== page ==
The news and reports surrounding the devastation in the Caribbean following Hurricanes Irma and Maria at the close of 2017 has slowed, but this doesn’t mean that the region doesn’t still need assistance in rebuilding. The NYC Eastern Caribbean Relief Fund has recently announced the charitable groups that will be receiving the funds raised over the past five months. The fund was created by Island Global Yachting (IGY) and its parent company, Island Capital Group, following the devastation caused by Irma and Maria in late 2017. Since its inception, the donations by IGY, its partners and investors, has amounted to the hugely impressive total of $125,000.

Speaking to SuperyachtNews, Tom Mukamal, CEO of IGY Marinas, explains how the team immediately jumped into action after the hurricanes at the end of last year. “Our corporate and on-site marina teams have worked diligently to fully restore operations. The marina at Yacht Haven Grande (YHG) was set up for the response teams, it served as a main access point for the dispatched medical units of the U.S. Army and U.S. Air Force in addition to serving as the landing pad for the Customs & Border Patrol Blackhawk Helicopters.” The marina was also used as a base by organisations such as the United States emergency team, Federal Emergency Management Agency (FEMA) and the FBI, to coordinate supplies and help as needed.

However, Mukamal describes how the IGY team realised that the region would also need long-term, stable assistance, which led them to set up the NYC Eastern Caribbean Relief Fund late last year. “As a 501c3, the fund will work to donate aid to local tax-exempt organisations in the U.S. Virgin Islands, Puerto Rico, and similar organisations in the non-US Eastern Caribbean that, based on local knowledge, can have the greatest impact – including schools, food banks and orphanages.”

The first donation will benefit five separate groups. Three organisations in St Thomas: Virgin Islands Marine Rebuild Fund, Fund for the Virgin Islands and the Salvation Army, U.S. Virgin Islands. In St. Maarten, the recipients will be the I Can Foundation and the New Start for Children Foundation. These groups are dedicated to helping the islands’ residents rebuild their lives in the wake of the destruction caused. The Virgin Islands Marine Rebuild Fund, for example, is committed to boosting employment for those on the island who have been without work since late last year, as a result of the hurricane damage. Crucially, this organisation is also working to see what opportunities there are for locals to become involved with the maritime industry. Both the New Start for Children Foundation and the I Can Foundation in St. Maarten provide shelter and housing for children. The New Start for Children Foundation experienced considerable damage as a result of Hurricane Irma; the roof was completely lost and all of the children’s bedrooms were destroyed.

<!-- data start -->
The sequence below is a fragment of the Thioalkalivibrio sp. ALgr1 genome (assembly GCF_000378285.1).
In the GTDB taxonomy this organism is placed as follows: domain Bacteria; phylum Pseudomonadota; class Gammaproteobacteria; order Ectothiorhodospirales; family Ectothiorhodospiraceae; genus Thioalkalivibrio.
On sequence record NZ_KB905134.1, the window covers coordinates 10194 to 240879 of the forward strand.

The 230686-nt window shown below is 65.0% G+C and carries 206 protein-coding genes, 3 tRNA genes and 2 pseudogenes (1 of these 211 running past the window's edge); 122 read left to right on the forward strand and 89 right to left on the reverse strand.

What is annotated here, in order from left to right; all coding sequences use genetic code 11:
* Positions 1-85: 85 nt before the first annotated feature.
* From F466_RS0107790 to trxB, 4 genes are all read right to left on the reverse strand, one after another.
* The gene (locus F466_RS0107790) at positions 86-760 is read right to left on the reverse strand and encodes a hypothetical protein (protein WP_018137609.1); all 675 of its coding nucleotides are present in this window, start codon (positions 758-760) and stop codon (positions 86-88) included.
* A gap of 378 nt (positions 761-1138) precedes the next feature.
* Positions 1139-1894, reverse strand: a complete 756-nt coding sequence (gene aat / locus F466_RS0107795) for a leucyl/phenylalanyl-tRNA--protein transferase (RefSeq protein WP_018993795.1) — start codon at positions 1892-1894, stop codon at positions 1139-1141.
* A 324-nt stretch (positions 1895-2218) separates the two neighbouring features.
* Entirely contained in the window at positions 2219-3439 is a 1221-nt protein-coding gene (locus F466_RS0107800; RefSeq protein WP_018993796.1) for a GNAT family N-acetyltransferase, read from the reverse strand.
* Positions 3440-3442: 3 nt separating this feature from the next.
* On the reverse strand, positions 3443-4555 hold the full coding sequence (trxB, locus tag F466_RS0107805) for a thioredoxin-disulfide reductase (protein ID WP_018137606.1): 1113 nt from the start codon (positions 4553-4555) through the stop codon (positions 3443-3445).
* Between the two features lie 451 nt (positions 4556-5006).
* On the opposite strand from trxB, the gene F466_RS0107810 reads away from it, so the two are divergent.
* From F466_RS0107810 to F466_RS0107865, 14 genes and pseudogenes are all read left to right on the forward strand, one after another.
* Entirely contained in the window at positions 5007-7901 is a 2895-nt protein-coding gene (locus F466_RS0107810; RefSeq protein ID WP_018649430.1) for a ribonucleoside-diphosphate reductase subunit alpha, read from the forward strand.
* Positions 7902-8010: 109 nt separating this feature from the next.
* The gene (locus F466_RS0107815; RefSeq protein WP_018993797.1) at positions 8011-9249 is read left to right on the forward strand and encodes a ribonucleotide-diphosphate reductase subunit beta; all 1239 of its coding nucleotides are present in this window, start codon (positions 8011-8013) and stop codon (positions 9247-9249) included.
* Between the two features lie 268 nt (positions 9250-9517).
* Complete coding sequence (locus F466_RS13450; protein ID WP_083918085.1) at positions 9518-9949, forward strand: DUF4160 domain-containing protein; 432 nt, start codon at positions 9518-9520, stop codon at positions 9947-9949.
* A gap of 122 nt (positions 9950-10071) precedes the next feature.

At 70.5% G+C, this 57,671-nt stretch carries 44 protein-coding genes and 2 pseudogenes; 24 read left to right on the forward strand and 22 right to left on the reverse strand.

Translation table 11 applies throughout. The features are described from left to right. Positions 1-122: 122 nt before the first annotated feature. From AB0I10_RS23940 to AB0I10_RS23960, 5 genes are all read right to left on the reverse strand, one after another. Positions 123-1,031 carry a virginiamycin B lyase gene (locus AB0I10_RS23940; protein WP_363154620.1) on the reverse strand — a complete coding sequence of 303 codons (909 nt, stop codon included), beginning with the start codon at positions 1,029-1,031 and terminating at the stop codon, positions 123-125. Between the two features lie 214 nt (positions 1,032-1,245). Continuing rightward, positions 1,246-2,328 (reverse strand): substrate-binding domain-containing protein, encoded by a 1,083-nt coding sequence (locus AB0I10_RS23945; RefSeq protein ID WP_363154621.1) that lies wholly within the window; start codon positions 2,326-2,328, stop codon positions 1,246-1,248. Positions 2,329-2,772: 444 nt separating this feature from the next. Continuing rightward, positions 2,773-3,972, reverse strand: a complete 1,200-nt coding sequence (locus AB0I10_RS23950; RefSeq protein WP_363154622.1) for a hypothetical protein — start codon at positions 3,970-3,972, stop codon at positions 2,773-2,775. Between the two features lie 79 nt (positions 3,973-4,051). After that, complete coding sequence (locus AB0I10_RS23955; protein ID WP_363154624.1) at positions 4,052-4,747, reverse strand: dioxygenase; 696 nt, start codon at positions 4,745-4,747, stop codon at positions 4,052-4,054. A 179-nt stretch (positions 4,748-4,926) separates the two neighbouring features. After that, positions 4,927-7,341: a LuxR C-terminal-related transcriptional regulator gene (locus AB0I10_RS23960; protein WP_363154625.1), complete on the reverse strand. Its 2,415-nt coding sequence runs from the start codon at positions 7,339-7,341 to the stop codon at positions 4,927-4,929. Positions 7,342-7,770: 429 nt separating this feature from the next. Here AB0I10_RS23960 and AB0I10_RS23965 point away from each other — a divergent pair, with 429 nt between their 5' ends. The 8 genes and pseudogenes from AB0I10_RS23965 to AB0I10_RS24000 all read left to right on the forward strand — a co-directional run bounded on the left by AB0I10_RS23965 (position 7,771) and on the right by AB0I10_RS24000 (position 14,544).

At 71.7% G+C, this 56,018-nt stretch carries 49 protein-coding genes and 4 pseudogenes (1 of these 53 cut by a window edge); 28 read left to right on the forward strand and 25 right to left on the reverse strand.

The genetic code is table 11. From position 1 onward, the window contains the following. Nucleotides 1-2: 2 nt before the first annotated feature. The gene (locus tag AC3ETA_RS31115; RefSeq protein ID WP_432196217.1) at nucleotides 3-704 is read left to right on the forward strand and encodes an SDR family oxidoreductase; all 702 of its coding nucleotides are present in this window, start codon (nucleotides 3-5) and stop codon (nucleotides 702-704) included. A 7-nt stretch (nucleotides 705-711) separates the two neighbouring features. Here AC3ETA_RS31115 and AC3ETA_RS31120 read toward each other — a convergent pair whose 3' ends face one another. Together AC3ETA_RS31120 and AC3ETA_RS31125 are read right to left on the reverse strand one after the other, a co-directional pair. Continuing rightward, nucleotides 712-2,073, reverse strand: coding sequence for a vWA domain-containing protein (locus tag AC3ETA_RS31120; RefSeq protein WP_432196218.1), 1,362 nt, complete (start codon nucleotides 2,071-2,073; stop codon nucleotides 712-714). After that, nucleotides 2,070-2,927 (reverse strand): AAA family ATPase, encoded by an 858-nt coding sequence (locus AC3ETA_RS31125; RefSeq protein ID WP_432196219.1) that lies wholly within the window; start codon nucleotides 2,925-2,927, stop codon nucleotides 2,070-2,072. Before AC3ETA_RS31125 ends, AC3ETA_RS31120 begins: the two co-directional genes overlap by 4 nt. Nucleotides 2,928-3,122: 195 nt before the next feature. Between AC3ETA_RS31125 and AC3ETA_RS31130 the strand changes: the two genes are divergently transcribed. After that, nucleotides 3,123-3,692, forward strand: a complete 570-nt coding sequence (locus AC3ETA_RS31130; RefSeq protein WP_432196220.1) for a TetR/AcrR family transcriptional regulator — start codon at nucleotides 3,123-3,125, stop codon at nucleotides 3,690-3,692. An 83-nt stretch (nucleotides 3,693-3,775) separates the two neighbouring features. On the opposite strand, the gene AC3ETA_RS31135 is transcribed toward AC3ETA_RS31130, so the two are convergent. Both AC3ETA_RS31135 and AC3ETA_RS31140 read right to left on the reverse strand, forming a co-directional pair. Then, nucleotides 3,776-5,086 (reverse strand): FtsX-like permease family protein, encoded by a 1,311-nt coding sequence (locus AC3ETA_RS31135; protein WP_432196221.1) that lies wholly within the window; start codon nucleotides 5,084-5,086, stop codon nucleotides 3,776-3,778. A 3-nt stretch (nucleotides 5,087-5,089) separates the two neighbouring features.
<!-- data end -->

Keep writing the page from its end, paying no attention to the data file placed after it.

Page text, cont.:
“Our primary role is to provide the best experiences for our customers whether owner, charterer, captain or crew,” adds Mukamal, who sees the responsibilities of IGY as multifaceted. “This started ‘at home’ making sure that our employees were safe, healthy, and able to work on rebuilding efforts. That has shifted towards making sure our guests are safe, feel welcomed, and have access to all the goods and services they need to make their stay successful and enjoyable.”  

Mukamal stresses that all those who visit, work in and benefit from the area have a duty to aid in the recovery process. “All industries (including the yachting industry) that do business in the region have a role beyond their core business to support a long term and sustainable recovery. This can come in many forms, such as participation in philanthropic initiatives or advocacy.” He adds that the reconstruction of the yachting industry – and wider tourism hotspots – has been a priority due to the significant economic impact that visiting vessels have on the region.

“All industries (including the yachting industry) that do business in the region have a role beyond their core business to support a long term and sustainable recovery. This can come in many forms, such as participation in philanthropic initiatives or advocacy.”

In addition to working with the local population to rebuild the island, Mukamal sees the aftermath of the hurricanes as an appropriate time to make positive changes moving forward, in order to improve facilities on the ground. “Beyond our philanthropic efforts, the aftermath of the storms has created opportunities to evaluate and enhance important policy and regulatory changes in the maritime sector. For example, we intend to work more closely with local stakeholders on regulatory changes to limit infrastructure and environmental damage in future storms.”

Offering a candid insight into the current situation in the region – as there have been many mixed reports – Mukamal explains that while the region did see charter guests in 2017, he foresees that by the fourth quarter of 2018 there will be almost a full return of facilities and yachting in the region. “The recovery is gaining strength and many, if not all, expected services have been restored to the islands. We are celebrating every single vessel that visits our ports. The customer presence means an enormous amount to the islands at this time as it is a symbol of resilience and has resulted in a lot of lifted spirits for the great number of people who, just a few months ago, experienced tragedy that in many ways is unthinkable to most of us.”       

The good work of the NYC Eastern Caribbean Relief Fund is not over. The aim of the organisation is to raise a total of $5 million for the region’s recovery. As Mukamal concludes,  “We are all in the same boat this season and the next... and we can make a difference.”

To find about more and donate to this worthy cause, click here…

 

 

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